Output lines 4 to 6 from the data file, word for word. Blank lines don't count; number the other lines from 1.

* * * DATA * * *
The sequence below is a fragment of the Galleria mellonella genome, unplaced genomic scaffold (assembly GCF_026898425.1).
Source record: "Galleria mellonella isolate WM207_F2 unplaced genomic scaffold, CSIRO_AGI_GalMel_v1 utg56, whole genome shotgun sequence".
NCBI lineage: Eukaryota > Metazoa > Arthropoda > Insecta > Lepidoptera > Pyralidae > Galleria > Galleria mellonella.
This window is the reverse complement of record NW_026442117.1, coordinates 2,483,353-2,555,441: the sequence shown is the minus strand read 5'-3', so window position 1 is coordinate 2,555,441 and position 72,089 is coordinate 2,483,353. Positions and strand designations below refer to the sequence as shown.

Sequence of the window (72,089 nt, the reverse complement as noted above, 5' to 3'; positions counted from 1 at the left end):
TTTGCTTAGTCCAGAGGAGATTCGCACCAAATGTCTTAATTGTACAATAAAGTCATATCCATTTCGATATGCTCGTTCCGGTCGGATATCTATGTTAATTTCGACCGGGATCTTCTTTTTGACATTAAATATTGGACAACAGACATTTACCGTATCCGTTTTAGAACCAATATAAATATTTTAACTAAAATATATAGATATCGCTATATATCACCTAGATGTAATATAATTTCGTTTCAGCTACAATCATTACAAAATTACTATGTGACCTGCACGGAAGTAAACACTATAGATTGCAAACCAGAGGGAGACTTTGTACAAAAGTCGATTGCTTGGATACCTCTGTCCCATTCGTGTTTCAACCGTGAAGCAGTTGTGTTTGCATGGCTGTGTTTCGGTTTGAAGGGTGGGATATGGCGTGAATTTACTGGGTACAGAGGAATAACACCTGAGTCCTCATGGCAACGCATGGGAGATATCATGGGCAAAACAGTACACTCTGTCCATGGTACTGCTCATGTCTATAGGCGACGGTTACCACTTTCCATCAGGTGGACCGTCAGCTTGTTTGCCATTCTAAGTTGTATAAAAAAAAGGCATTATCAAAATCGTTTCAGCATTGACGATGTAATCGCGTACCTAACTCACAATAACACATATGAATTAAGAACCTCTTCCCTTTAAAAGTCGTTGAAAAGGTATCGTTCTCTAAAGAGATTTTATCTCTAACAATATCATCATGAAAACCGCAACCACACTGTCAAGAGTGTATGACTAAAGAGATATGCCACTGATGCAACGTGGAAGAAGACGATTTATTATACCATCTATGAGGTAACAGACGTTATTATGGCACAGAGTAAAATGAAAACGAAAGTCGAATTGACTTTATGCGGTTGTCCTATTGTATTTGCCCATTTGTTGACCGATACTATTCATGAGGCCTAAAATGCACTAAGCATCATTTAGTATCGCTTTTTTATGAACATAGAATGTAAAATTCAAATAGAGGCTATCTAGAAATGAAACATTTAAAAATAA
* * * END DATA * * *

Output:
This window is the reverse complement of record NW_026442117.1, coordinates 2,483,353-2,555,441: the sequence shown is the minus strand read 5'-3', so window position 1 is coordinate 2,555,441 and position 72,089 is coordinate 2,483,353. Positions and strand designations below refer to the sequence as shown.

Sequence of the window (72,089 nt, the reverse complement as noted above, 5' to 3'; positions counted from 1 at the left end):
TTTGCTTAGTCCAGAGGAGATTCGCACCAAATGTCTTAATTGTACAATAAAGTCATATCCATTTCGATATGCTCGTTCCGGTCGGATATCTATGTTAATTTCGACCGGGATCTTCTTTTTGACATTAAATATTGGACAACAGACATTTACCGTATCCGTTTTAGAACCAATATAAATATTTTAACTAAAATATATAGATATCGCTATATATCACCTAGATGTAATATAATTTCGTTTCAGCTACAATCATTACAAAATTACTATGTGACCTGCACGGAAGTAAACACTATAGATTGCAAACCAGAGGGAGACTTTGTACAAAAGTCGATTGCTTGGATACCTCTGTCCCATTCGTGTTTCAACCGTGAAGCAGTTGTGTTTGCATGGCTGTGTTTCGGTTTGAAGGGTGGGATATGGCGTGAATTTACTGGGTACAGAGGAATAACACCTGAGTCCTCATGGCAACGCATGGGAGATATCATGGGCAAAACAGTACACTCTGTCCATGGTACTGCTCATGTCTATAGGCGACGGTTACCACTTTCCATCAGGTGGACCGTCAGCTTGTTTGCCATTCTAAGTTGTATAAAAAAAAGGCATTATCAAAATCGTTTCAGCATTGACGATGTAATCGCGTACCTAACTCACAATAACACATATGAATTAAGAACCTCTTCCCTTTAAAAGTCGTTGAAAAGGTATCGTTCTCTAAAGAGATTTTATCTCTAACAATATCATCATGAAAACCGCAACCACACTGTCAAGAGTGTATGACTAAAGAGATATGCCACTGATGCAACGTGGAAGAAGACGATTTATTATACCATCTATGAGGTAACAGACGTTATTATGGCACAGAGTAAAATGAAAACGAAAGTCGAATTGACTTTATGCGGTTGTCCTATTGTATTTGCCCATTTGTTGACCGATACTATTCATGAGGCCTAAAATGCACTAAGCATCATTTAGTATCGCTTTTTTATGAACATAGAATGTAAAATTCAAATAGAGGCTATCTAGAAATGAAACATTTAAAAATAA